Should I Pay Off Student Loan Debt or Invest?

This will be the first in a series of basic investing posts. As I think about where I want to go with the website, I realize that I should answer the questions I had when I started out and share what I have learned in the process.

One of the biggest dilemmas I ran into personally was the question of whether it was best to use excess cash to pay down my student loan debt, or invest in the stock market (and by “stock market”, I of course mean index funds – not individual stocks or managed funds). This same question could be asked with medical debt, credit card debt, a car loan, or possibly even a mortgage.

I am here to report that there is no perfect answer. I think there are good arguments for both sides. As I tossed this idea around, my ultimate answer was to do both. Invest in the markets, and pay down debt at the same time. Here is the order I would do things in:

1. Make The Minimum Payments on Your Student Loans

The first thing you need to do is not default on your debts. I guess this goes without saying, but start by making whatever the minimum payment is.

2. Max Out Your Tax Advantaged Retirement Accounts

I didn’t do this at first (I was trying to figure all of this stuff out), but if I knew then what I knew now, I would have started a SEP IRA the first year for my business and contributed as much as I could to it. Instead I contributed to a ROTH IRA in my first year. I could have saved some money on taxes by funding a SEP in my first year, but am glad I at least contributed to something. The advantage to contributing to a SEP IRA (or a 401K, or some other tax deferred account), is that the contributions are tax deductible so you pay less in taxes. As someone who is self employed and making money, this quickly becomes a big deal. Taxes are killer, especially for the self employed, and it makes sense to legally avoid them at all costs.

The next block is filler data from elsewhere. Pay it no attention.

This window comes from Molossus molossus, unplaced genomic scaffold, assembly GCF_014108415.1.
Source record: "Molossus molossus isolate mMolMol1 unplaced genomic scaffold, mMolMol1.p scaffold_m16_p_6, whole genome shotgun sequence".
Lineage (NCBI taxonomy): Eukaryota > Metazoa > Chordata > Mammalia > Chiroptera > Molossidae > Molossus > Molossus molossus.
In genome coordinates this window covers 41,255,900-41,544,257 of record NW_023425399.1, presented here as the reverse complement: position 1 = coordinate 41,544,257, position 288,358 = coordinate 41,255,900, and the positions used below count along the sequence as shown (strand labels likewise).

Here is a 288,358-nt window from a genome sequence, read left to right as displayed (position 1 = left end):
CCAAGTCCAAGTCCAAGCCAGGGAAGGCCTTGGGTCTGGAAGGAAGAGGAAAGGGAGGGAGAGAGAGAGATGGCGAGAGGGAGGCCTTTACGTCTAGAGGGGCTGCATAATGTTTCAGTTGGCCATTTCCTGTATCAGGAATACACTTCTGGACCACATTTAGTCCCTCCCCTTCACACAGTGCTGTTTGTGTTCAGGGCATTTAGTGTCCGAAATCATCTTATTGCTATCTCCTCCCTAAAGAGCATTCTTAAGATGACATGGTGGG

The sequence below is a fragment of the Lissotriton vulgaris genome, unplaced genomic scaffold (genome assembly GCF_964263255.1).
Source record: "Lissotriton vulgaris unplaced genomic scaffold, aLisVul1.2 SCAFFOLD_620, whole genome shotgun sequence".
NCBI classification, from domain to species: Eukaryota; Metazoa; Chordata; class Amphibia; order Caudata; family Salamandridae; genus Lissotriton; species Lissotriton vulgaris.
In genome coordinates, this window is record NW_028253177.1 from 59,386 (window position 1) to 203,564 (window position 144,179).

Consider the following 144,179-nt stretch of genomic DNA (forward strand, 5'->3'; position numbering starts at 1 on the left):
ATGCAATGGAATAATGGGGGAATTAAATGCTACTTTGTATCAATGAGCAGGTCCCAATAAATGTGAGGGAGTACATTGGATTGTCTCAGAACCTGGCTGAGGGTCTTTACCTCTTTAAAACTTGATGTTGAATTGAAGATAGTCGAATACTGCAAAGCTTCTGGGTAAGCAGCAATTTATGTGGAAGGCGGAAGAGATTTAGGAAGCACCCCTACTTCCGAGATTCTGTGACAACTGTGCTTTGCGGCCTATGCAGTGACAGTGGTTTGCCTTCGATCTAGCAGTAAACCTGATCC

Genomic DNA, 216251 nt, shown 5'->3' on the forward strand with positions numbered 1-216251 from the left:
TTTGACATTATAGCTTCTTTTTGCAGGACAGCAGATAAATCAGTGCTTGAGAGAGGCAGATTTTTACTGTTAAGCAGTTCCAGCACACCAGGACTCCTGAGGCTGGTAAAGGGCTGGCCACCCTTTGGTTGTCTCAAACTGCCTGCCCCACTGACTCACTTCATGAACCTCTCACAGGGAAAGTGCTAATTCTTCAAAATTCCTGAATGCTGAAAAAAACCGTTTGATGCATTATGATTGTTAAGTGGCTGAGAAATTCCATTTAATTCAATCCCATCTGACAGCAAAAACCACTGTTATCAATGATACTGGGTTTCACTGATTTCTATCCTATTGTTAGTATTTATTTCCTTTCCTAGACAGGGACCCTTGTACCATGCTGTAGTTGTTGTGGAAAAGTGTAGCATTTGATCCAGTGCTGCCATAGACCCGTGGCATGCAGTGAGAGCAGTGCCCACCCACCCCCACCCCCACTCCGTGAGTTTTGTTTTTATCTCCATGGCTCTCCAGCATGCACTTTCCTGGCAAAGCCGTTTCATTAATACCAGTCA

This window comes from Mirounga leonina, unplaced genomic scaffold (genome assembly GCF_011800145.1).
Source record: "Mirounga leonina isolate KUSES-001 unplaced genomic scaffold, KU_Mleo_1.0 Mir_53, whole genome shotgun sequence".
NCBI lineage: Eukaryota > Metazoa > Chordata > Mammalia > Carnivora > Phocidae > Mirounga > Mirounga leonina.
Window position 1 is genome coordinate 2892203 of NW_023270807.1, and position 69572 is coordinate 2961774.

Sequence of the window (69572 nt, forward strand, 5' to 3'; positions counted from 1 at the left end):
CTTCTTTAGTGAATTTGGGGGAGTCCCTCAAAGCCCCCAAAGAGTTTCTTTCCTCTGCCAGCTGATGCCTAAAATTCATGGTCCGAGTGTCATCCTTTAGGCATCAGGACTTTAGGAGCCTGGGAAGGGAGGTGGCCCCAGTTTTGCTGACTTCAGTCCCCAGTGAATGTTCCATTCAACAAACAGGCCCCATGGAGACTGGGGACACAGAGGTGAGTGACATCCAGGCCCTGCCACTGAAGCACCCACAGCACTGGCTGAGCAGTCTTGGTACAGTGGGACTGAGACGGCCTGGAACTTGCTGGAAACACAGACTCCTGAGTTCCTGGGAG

If your employer offers a 401K, I would at the very least contribute whatever it takes to get the employer match. That is “free money”. In a perfect world I’d max that sucker out.

3. Split Anything Left Over Between The Loans and a Brokerage Account

If you have made the minimum payments on your loans, have taken full advantage of your tax advantaged accounts, and still have money left over, then that is where it starts to get interesting. You could throw that extra loot towards your student loans, you could fund a non-tax advantaged brokerage account, or you could do what I did: both. I suppose you could also do something else with the money, like create an emergency fund, save up for real estate, blow the money at a strip club, etc. But for arguments sake we will just assume you want to either pay down debt or invest with this extra cash.

What makes the most sense will depend on the interest rate on your loans, whether you can take advantage of the student loan interest deduction, and your tolerance for unsecured debt.

If the interest rate is 6.8% like mine was, I would strongly advise using most of the money to pay down the debt. By paying off down the loans you get a guaranteed return of 6.8%, which is pretty excellent if you are talking about guaranteed returns. I’d take 6.8% guaranteed all day over the vagaries of the stock market.

I’d also chuck more towards the loans if you are just starting out your repayment plan. You pay more interest at the start of a loan, so by making additional payments to principal early on you both reduce the total amount of interest you will pay, and you will reduce the life of the loan. Contrast that with getting towards the tail end of a loan. In that case, you are mostly paying principal.


If your loans are at an interest rate of below 4%, the decision may become harder. I ended up refinancing my student loans about half way through repaying, and my new interest rate was around 3.7%. 6.8% made the decision easy. 3.7% gave me pause. The prevailing notion is that the S&P 500 has historically yielded an inflation adjusted return of 7%. So on average you are going to get a superior return investing in the portfolio and playing some interest rate arbitrage. Your net return will theoretically be greater if you make the minimum payments on the student loans, and shovel excess capital into a portfolio.